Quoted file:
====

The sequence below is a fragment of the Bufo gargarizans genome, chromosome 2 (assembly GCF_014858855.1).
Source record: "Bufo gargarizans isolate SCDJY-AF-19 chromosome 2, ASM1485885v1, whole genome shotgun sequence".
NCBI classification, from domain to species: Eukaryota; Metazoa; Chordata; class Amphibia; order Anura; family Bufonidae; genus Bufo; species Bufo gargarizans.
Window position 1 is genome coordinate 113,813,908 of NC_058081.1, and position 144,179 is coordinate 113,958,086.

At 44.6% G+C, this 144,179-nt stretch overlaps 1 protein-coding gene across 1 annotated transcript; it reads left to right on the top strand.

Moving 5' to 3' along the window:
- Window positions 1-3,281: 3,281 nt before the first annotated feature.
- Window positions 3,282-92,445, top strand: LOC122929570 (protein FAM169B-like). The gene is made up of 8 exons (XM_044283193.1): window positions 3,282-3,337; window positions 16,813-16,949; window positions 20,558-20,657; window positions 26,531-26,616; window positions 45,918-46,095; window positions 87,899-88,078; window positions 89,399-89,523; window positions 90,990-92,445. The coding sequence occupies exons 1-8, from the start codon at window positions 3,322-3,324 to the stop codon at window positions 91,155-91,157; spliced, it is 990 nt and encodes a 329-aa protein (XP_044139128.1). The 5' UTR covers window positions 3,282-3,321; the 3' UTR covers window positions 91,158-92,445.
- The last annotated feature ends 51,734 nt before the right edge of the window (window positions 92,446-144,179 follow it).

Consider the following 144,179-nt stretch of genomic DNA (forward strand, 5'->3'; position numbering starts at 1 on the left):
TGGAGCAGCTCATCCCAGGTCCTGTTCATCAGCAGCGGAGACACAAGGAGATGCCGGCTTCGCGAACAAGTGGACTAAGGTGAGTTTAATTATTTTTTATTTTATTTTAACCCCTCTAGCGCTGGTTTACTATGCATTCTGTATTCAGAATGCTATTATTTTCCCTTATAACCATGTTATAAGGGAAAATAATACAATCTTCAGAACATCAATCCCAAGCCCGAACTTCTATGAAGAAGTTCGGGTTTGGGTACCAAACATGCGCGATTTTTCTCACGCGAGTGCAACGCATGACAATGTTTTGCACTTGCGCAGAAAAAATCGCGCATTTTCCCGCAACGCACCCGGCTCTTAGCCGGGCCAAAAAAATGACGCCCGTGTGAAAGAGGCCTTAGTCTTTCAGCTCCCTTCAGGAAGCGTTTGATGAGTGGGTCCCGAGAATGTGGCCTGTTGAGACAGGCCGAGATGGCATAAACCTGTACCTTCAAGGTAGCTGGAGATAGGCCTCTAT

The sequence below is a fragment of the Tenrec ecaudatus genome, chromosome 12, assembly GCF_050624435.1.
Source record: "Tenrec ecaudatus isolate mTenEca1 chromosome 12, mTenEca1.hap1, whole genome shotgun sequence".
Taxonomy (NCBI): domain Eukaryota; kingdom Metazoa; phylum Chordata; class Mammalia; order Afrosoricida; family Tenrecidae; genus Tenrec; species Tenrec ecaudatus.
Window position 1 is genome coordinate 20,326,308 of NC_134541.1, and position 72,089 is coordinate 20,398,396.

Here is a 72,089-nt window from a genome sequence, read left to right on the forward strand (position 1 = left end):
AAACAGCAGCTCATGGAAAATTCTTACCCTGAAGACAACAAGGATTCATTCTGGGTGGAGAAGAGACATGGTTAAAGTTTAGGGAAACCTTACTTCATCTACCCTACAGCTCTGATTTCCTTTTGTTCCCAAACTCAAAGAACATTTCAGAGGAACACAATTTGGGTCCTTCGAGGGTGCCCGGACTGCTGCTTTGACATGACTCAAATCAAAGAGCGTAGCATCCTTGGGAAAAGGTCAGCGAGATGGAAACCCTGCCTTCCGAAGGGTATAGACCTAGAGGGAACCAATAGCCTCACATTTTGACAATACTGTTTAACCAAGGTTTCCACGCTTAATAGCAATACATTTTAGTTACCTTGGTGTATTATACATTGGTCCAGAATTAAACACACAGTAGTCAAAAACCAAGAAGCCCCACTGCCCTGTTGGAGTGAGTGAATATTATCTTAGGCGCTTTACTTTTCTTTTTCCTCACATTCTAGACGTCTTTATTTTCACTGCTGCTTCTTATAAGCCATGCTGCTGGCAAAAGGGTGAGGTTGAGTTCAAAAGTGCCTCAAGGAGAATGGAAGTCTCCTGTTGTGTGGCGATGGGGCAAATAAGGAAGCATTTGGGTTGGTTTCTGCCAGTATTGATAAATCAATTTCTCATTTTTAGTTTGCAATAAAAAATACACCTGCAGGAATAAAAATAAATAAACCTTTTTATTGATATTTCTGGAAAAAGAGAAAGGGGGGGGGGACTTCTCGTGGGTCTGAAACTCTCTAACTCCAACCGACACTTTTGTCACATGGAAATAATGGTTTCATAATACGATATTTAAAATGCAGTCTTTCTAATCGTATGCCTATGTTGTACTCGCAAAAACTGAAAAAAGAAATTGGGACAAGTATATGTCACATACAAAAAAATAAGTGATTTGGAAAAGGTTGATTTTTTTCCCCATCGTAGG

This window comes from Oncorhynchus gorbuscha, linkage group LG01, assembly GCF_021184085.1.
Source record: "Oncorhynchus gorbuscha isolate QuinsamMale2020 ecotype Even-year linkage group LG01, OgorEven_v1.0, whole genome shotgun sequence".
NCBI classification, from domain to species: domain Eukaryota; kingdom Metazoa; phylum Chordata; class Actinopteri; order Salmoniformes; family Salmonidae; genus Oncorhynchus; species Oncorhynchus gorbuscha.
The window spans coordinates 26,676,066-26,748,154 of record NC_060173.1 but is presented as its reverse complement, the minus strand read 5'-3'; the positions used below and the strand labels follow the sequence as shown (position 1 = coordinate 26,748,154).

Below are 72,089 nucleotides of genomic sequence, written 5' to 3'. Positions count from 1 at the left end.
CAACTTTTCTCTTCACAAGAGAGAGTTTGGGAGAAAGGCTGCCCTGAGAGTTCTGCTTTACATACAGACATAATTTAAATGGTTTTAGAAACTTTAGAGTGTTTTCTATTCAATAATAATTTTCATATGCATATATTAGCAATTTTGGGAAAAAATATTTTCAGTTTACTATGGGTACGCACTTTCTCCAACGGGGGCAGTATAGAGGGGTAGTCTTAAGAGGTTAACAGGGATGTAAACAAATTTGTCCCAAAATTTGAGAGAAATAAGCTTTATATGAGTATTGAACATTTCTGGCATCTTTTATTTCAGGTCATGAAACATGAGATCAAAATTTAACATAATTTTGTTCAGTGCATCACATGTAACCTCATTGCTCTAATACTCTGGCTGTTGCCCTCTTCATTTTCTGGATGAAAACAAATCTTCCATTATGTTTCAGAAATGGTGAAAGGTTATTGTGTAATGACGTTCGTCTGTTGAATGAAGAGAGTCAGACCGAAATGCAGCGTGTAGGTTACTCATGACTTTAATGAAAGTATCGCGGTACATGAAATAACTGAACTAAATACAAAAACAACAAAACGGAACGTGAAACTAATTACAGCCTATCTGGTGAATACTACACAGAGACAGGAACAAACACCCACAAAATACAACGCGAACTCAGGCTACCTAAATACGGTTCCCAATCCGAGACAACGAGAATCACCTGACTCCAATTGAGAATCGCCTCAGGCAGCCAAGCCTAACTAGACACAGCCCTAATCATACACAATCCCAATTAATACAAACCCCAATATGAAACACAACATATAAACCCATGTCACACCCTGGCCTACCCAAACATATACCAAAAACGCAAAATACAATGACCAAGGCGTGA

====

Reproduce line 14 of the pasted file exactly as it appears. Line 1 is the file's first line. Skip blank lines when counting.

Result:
Taxonomy (NCBI): domain Eukaryota; kingdom Metazoa; phylum Chordata; class Mammalia; order Afrosoricida; family Tenrecidae; genus Tenrec; species Tenrec ecaudatus.